Kafka’s Jewish Ghosts
By Kayla Green
Franz Kafka is truly representative of three distinct cultures. He was raised in the Czech Republic—a fact that Czech nationalists and aficionados will never let one forget—and is used as a symbol of pride for the Czech Republic. However, his writing, the source of his fame, is in German, a reality that speaks to his family’s loyalty during the Austro-Hungarian era in which he was raised. Finally, Kafka was Jewish, something that continued to inspire and influence his work all throughout the course of his life. Knowledge of Kafka’s Judaism, as well as his relationship and feelings towards Judaism had an important influence on his renowned texts.
In a letter, Kafka once defined himself as a “typical example of a Western Jew,” later stating, “This means that I don’t have a moment of peace, that nothing comes easily to me, not just the present and the future, but even the past, that thing that each man receives as his birthright: even that I have to conquer, and perhaps that is the hardest task.” His frustration and morbidity—features now defined as “Kafkaesque”—clearly relate to the internal struggle he had with his Jewish identity.
One potential source of Kafka’s trouble with his Jewish identity was his unstable relationship with his father, Hermann Kafka. The writer referred to him as “a true Kafka in strength, health, appetite, loudness of voice, eloquence, self-satisfaction, worldly dominance, endurance, presence of mind, and knowledge of human nature.” He summed up his dissatisfaction and resentment towards his father in a letter to him, in which he wrote, “I found equally little means of escape from you in Judaism.” It was Hermann who originally had a problem with his Jewish identity; having escaped a poor Jewish upbringing in the town of Wossek, about fifty miles southwest of Prague, he decided to fully assimilate, register as a Czech national and give his children German, not Jewish names. This identity struggle, both with his family and his religion was a source of inspiration and frustration for Kafka over the course of his life.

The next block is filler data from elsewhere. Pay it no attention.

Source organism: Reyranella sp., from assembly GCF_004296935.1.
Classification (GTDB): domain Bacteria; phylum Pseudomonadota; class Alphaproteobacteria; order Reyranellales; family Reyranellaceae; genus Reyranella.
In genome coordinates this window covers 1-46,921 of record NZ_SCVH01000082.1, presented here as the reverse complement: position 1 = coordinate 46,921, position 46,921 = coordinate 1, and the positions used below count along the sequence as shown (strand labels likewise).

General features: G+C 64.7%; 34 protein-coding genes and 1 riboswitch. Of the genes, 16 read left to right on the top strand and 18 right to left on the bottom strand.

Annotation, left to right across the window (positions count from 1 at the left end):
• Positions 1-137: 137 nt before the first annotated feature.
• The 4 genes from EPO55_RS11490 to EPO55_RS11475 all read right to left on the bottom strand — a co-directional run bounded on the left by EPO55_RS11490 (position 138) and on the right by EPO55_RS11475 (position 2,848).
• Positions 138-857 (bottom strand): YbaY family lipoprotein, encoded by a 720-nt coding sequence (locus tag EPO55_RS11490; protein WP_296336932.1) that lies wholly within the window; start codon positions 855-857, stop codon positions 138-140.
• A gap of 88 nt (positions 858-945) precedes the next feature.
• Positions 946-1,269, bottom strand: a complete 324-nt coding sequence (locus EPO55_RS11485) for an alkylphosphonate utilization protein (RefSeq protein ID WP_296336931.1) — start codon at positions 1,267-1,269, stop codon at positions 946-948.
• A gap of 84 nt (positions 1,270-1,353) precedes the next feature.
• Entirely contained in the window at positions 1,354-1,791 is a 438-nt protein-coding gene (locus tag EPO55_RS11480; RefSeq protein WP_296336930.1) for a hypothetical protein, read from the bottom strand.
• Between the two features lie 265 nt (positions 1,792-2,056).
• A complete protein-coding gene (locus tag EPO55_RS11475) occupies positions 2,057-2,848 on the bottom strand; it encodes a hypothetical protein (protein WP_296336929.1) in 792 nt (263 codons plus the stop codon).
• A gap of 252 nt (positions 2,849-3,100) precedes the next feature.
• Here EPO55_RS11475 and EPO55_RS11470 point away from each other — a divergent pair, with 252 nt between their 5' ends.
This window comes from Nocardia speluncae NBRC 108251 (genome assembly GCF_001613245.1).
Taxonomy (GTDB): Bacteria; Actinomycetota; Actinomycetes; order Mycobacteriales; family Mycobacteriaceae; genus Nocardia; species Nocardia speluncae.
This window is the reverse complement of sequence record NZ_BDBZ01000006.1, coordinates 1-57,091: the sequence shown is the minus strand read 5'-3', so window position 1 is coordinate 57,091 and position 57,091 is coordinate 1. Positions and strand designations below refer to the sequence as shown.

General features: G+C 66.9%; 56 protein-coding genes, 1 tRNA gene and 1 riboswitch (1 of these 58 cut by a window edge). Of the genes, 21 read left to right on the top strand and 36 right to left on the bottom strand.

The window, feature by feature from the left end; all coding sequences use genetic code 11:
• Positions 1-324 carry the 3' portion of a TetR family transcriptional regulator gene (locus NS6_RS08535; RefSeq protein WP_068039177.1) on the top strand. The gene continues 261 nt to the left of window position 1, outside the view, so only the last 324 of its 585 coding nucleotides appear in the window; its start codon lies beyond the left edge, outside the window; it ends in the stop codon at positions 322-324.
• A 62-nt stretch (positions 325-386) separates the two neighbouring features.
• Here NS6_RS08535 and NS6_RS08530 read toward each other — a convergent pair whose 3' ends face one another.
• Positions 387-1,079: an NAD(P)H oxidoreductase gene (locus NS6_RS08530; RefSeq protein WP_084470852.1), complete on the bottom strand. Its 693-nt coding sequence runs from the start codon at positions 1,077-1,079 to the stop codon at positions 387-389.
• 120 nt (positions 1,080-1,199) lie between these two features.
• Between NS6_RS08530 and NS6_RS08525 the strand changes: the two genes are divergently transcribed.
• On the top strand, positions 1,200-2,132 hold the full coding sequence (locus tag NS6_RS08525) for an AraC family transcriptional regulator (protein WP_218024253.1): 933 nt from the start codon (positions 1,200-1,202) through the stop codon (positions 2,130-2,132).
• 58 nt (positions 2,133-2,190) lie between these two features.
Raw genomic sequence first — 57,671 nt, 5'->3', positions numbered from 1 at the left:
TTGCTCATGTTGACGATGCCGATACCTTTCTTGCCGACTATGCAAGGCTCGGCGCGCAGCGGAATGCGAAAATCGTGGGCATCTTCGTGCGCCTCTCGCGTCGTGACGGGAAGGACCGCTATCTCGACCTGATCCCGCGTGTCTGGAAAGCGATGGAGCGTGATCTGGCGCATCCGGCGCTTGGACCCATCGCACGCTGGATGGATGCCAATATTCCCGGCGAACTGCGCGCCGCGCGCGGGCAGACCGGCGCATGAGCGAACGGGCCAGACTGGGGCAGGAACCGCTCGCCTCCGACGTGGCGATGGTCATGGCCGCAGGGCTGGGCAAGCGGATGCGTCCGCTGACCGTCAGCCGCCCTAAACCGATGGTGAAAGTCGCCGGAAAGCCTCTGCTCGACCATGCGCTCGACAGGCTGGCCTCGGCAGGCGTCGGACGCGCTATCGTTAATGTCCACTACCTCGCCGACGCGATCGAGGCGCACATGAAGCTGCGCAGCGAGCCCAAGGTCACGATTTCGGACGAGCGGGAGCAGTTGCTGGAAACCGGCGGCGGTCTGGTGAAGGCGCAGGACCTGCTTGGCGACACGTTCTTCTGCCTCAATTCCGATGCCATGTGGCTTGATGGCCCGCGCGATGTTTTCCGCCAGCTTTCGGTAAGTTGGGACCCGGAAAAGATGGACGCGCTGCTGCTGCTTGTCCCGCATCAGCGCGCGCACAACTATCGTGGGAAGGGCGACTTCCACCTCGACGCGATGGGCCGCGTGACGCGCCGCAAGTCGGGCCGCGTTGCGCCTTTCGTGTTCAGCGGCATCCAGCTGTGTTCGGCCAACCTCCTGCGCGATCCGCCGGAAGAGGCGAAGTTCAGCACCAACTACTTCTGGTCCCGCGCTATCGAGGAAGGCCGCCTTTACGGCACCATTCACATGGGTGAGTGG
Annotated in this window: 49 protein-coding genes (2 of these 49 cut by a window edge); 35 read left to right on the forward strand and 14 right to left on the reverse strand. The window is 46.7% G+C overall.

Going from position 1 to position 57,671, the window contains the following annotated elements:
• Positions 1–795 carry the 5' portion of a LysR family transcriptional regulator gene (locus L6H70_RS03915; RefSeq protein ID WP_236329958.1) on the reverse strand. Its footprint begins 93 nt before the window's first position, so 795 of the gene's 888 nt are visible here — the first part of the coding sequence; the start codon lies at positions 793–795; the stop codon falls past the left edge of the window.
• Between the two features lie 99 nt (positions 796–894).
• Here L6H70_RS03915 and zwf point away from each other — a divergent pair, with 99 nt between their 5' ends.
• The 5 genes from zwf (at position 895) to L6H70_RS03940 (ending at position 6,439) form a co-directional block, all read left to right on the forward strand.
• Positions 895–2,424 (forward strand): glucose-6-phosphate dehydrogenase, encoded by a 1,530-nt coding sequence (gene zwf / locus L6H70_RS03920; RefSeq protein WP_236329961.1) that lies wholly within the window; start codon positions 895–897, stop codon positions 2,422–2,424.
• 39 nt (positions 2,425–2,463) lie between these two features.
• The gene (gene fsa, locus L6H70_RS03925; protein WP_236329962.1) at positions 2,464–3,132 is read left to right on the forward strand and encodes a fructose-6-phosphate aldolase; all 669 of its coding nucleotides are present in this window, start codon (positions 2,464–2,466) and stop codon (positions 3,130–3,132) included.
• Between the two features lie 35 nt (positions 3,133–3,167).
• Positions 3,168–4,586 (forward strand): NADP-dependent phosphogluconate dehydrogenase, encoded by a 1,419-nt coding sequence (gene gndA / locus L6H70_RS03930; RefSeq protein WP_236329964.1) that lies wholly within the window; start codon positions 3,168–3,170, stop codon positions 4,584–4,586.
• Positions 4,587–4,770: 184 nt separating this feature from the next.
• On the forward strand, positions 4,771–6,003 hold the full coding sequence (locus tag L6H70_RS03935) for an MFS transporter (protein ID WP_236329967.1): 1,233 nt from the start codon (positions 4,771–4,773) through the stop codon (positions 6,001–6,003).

Fortunately, Kafka expressed his Jewish identity in many positive ways, most famously through Yiddish theatre, which he was drawn to after a traveling troupe settled in Prague in late 1911. He would sit transfixed by plays and write about them extensively in his diary. Eventually, he developed a friendship with actor Jizchak Löwy, a Polish Jew who educated him about Jewish life in Poland and Jewish poetry.
In this light, it is clear that much of the sorrow, pain and misunderstanding Kafka represents have roots in his Judaism. Many scholars speculate that some of his works are allegories for larger Jewish issues: The Metamorphosis, for example, may be symbolic of the Jewish Diaspora. Symbolism and allegory aside, it is imperative to have a knowledge to Kafka’s Jewish identity to understand him as a writer and intellectual. In the words of writer and critic Harold Bloom, “despite all his denials and beautiful evasions, Kafka’s writing quite simply is Jewish writing.”